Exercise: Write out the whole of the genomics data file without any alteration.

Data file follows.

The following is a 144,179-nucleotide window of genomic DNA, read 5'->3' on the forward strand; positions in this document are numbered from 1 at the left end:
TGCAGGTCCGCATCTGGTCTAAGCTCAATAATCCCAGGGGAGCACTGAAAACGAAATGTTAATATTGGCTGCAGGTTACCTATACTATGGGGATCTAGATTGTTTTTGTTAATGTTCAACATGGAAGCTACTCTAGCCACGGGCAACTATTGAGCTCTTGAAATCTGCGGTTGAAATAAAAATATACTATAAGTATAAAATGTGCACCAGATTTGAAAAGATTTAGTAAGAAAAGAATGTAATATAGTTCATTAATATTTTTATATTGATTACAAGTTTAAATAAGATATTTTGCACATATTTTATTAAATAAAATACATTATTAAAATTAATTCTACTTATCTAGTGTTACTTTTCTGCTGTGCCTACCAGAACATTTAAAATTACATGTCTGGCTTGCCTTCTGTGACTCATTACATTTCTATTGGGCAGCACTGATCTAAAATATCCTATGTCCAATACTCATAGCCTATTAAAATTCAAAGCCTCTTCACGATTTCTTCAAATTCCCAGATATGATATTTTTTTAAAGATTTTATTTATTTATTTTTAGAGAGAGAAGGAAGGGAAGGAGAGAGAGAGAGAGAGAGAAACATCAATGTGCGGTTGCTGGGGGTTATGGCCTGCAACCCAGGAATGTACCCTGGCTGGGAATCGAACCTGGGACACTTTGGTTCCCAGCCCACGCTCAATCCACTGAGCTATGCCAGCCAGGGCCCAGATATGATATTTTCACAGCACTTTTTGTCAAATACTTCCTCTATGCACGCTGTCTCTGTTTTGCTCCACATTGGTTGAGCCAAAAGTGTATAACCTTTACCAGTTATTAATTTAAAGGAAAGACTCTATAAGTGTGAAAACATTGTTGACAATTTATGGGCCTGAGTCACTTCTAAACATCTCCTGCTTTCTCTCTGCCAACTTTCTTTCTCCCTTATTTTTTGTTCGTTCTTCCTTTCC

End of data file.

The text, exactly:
The following is a 144,179-nucleotide window of genomic DNA, read 5'->3' on the forward strand; positions in this document are numbered from 1 at the left end:
TGCAGGTCCGCATCTGGTCTAAGCTCAATAATCCCAGGGGAGCACTGAAAACGAAATGTTAATATTGGCTGCAGGTTACCTATACTATGGGGATCTAGATTGTTTTTGTTAATGTTCAACATGGAAGCTACTCTAGCCACGGGCAACTATTGAGCTCTTGAAATCTGCGGTTGAAATAAAAATATACTATAAGTATAAAATGTGCACCAGATTTGAAAAGATTTAGTAAGAAAAGAATGTAATATAGTTCATTAATATTTTTATATTGATTACAAGTTTAAATAAGATATTTTGCACATATTTTATTAAATAAAATACATTATTAAAATTAATTCTACTTATCTAGTGTTACTTTTCTGCTGTGCCTACCAGAACATTTAAAATTACATGTCTGGCTTGCCTTCTGTGACTCATTACATTTCTATTGGGCAGCACTGATCTAAAATATCCTATGTCCAATACTCATAGCCTATTAAAATTCAAAGCCTCTTCACGATTTCTTCAAATTCCCAGATATGATATTTTTTTAAAGATTTTATTTATTTATTTTTAGAGAGAGAAGGAAGGGAAGGAGAGAGAGAGAGAGAGAGAAACATCAATGTGCGGTTGCTGGGGGTTATGGCCTGCAACCCAGGAATGTACCCTGGCTGGGAATCGAACCTGGGACACTTTGGTTCCCAGCCCACGCTCAATCCACTGAGCTATGCCAGCCAGGGCCCAGATATGATATTTTCACAGCACTTTTTGTCAAATACTTCCTCTATGCACGCTGTCTCTGTTTTGCTCCACATTGGTTGAGCCAAAAGTGTATAACCTTTACCAGTTATTAATTTAAAGGAAAGACTCTATAAGTGTGAAAACATTGTTGACAATTTATGGGCCTGAGTCACTTCTAAACATCTCCTGCTTTCTCTCTGCCAACTTTCTTTCTCCCTTATTTTTTGTTCGTTCTTCCTTTCC